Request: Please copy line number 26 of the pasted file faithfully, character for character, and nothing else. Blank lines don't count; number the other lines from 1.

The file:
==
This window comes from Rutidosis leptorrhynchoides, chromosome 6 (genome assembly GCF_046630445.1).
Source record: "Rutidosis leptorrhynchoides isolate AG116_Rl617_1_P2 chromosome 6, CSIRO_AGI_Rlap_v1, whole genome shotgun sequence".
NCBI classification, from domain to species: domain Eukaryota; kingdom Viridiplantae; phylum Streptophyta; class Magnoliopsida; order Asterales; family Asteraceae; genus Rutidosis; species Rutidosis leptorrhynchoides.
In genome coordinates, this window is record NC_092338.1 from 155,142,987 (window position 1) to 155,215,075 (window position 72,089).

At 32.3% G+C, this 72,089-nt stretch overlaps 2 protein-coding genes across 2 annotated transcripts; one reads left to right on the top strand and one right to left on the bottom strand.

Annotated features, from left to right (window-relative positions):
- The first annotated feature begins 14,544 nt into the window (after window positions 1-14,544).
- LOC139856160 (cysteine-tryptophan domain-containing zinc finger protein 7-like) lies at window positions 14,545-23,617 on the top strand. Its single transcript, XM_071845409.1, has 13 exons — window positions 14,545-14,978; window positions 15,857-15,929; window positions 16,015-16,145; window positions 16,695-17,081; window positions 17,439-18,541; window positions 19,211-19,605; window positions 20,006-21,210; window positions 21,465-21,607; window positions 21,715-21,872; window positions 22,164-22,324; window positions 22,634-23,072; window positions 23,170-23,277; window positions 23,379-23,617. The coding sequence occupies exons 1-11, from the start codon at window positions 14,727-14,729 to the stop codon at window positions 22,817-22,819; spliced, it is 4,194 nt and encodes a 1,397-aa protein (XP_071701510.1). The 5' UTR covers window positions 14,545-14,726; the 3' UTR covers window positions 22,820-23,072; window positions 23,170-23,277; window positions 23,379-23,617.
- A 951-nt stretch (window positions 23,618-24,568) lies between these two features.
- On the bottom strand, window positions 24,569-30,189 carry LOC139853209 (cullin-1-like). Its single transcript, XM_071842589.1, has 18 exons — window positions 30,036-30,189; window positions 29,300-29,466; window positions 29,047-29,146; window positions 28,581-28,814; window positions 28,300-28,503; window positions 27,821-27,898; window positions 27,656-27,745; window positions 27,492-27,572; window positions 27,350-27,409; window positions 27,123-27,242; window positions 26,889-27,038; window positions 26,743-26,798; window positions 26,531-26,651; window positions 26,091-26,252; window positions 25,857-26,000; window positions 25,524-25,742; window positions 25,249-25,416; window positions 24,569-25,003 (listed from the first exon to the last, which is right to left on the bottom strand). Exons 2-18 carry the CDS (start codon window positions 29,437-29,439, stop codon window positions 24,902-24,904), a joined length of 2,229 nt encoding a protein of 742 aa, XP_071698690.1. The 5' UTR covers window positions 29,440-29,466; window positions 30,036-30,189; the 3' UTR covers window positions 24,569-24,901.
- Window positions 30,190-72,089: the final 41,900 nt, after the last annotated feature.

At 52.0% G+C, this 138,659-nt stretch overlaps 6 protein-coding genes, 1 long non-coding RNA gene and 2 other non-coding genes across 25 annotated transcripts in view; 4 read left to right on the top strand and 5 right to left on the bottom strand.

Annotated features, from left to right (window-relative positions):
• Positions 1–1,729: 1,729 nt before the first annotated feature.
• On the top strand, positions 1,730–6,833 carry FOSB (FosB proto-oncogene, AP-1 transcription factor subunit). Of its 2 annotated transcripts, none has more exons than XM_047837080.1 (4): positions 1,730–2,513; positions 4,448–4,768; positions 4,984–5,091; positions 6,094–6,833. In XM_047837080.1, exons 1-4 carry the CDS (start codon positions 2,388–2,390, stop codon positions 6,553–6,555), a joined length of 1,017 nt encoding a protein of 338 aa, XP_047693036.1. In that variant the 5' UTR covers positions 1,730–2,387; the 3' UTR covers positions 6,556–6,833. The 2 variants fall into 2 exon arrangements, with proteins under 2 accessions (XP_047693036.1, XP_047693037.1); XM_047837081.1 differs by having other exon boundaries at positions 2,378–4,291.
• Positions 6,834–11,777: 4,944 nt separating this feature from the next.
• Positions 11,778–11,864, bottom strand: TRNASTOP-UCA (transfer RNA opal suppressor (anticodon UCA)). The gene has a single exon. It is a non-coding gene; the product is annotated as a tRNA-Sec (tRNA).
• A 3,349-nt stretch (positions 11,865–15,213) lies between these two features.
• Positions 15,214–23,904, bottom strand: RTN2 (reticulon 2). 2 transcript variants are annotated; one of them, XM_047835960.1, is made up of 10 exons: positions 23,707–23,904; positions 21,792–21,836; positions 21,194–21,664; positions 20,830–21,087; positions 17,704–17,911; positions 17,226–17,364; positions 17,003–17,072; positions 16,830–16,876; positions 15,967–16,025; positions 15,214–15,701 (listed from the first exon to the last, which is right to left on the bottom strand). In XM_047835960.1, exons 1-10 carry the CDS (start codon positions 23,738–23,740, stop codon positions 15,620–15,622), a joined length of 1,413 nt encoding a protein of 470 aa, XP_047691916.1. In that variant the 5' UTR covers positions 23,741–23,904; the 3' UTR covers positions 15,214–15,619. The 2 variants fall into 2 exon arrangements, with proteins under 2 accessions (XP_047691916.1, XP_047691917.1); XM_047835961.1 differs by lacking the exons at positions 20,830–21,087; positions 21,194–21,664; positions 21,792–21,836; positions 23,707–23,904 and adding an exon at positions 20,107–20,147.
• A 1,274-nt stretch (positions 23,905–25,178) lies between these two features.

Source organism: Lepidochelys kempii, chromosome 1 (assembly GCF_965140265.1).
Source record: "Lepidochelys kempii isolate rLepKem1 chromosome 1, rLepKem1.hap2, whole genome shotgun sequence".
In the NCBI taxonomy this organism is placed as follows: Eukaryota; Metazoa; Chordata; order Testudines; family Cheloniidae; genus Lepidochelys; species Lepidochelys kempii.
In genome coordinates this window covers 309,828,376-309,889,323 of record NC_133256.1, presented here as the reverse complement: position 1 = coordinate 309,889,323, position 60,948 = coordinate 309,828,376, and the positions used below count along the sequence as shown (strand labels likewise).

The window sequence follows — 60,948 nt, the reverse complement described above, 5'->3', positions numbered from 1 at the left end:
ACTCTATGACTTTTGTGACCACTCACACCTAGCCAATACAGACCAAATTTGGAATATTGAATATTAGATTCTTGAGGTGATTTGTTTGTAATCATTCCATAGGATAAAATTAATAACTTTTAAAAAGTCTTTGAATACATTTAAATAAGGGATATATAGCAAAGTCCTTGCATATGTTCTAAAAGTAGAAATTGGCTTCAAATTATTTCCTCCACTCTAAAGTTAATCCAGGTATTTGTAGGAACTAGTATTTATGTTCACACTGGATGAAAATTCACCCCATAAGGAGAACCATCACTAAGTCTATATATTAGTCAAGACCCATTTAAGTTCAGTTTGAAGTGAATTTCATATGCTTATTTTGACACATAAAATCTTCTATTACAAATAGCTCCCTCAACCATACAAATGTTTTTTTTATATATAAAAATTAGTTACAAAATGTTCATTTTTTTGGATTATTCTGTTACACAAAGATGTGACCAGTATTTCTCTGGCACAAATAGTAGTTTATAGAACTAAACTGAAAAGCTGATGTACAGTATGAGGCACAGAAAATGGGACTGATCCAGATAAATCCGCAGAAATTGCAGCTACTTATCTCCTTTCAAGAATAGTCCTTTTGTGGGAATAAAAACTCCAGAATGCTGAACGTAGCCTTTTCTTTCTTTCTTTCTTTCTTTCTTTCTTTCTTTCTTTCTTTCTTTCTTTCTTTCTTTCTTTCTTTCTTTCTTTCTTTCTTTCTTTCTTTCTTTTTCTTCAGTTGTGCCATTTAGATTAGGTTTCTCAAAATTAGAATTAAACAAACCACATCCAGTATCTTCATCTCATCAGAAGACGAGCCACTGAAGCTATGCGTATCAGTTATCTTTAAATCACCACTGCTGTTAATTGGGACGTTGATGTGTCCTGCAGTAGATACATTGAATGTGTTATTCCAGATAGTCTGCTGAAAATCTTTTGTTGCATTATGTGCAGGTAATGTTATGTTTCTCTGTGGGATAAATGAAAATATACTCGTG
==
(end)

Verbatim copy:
ACTCTATGACTTTTGTGACCACTCACACCTAGCCAATACAGACCAAATTTGGAATATTGAATATTAGATTCTTGAGGTGATTTGTTTGTAATCATTCCATAGGATAAAATTAATAACTTTTAAAAAGTCTTTGAATACATTTAAATAAGGGATATATAGCAAAGTCCTTGCATATGTTCTAAAAGTAGAAATTGGCTTCAAATTATTTCCTCCACTCTAAAGTTAATCCAGGTATTTGTAGGAACTAGTATTTATGTTCACACTGGATGAAAATTCACCCCATAAGGAGAACCATCACTAAGTCTATATATTAGTCAAGACCCATTTAAGTTCAGTTTGAAGTGAATTTCATATGCTTATTTTGACACATAAAATCTTCTATTACAAATAGCTCCCTCAACCATACAAATGTTTTTTTTATATATAAAAATTAGTTACAAAATGTTCATTTTTTTGGATTATTCTGTTACACAAAGATGTGACCAGTATTTCTCTGGCACAAATAGTAGTTTATAGAACTAAACTGAAAAGCTGATGTACAGTATGAGGCACAGAAAATGGGACTGATCCAGATAAATCCGCAGAAATTGCAGCTACTTATCTCCTTTCAAGAATAGTCCTTTTGTGGGAATAAAAACTCCAGAATGCTGAACGTAGCCTTTTCTTTCTTTCTTTCTTTCTTTCTTTCTTTCTTTCTTTCTTTCTTTCTTTCTTTCTTTCTTTCTTTCTTTCTTTCTTTCTTTCTTTCTTTCTTTTTCTTCAGTTGTGCCATTTAGATTAGGTTTCTCAAAATTAGAATTAAACAAACCACATCCAGTATCTTCATCTCATCAGAAGACGAGCCACTGAAGCTATGCGTATCAGTTATCTTTAAATCACCACTGCTGTTAATTGGGACGTTGATGTGTCCTGCAGTAGATACATTGAATGTGTTATTCCAGATAGTCTGCTGAAAATCTTTTGTTGCATTATGTGCAGGTAATGTTATGTTTCTCTGTGGGATAAATGAAAATATACTCGTG